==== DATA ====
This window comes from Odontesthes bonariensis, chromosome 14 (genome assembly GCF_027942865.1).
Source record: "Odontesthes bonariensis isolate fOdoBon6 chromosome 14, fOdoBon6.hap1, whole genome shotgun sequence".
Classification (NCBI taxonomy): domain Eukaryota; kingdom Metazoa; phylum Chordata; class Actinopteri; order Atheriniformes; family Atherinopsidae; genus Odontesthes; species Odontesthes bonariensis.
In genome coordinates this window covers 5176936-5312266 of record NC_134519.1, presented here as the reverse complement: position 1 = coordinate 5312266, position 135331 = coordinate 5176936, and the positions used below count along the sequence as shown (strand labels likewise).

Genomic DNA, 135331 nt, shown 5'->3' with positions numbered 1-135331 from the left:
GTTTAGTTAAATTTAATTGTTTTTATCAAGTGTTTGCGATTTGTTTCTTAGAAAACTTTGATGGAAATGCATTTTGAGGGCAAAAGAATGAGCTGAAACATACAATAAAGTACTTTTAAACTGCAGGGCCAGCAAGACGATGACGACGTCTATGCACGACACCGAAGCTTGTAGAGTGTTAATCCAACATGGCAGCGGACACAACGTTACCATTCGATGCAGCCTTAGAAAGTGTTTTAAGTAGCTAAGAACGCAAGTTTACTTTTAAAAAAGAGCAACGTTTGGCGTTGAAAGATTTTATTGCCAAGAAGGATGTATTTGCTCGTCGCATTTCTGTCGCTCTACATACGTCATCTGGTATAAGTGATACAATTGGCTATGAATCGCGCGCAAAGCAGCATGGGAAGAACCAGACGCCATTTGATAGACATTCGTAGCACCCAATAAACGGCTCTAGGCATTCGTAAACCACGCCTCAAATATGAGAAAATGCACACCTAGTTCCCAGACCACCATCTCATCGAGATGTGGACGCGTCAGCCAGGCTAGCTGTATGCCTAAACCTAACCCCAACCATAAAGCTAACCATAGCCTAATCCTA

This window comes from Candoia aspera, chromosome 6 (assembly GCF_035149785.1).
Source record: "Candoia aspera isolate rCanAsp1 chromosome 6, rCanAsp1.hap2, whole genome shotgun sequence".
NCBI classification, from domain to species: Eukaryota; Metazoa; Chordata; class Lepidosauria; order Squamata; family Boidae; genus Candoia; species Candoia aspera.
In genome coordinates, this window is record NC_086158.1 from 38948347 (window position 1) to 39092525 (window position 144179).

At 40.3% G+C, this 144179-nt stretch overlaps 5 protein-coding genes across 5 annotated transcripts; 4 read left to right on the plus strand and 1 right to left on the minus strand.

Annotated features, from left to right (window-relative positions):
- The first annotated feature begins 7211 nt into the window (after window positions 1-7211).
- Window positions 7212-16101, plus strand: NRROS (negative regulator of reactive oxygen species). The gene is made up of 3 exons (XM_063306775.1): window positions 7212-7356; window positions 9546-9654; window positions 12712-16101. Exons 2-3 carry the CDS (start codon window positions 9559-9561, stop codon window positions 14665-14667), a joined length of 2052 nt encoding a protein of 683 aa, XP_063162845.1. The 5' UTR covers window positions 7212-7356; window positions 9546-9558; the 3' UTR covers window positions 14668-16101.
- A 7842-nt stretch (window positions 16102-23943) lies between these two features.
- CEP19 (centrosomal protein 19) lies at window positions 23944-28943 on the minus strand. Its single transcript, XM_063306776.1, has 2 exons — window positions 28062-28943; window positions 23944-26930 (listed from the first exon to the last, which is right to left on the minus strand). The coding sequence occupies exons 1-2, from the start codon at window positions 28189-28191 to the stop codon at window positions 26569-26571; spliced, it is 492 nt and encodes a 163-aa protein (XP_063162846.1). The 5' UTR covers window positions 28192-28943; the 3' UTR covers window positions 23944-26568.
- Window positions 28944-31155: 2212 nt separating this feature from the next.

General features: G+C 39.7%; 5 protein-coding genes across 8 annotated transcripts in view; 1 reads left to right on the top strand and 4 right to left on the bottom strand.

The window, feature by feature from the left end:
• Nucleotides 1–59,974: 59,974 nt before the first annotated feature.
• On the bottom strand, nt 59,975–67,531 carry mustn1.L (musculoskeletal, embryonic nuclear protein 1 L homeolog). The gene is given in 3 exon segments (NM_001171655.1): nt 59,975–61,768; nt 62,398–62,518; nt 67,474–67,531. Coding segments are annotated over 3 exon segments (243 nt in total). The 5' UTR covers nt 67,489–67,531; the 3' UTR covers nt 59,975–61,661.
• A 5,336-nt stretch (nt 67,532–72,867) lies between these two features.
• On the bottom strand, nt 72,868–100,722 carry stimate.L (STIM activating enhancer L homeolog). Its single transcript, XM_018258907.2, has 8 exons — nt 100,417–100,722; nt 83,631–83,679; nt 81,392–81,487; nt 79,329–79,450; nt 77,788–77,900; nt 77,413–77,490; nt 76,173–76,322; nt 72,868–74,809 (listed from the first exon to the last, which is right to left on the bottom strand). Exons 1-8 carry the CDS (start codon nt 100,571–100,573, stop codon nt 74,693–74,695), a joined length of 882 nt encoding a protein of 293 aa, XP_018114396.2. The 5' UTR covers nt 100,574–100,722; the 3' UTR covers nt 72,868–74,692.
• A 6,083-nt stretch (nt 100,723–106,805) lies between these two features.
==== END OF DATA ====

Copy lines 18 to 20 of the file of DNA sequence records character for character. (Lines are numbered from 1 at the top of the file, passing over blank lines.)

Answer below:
General features: G+C 39.7%; 5 protein-coding genes across 8 annotated transcripts in view; 1 reads left to right on the top strand and 4 right to left on the bottom strand.

The window, feature by feature from the left end:
• Nucleotides 1–59,974: 59,974 nt before the first annotated feature.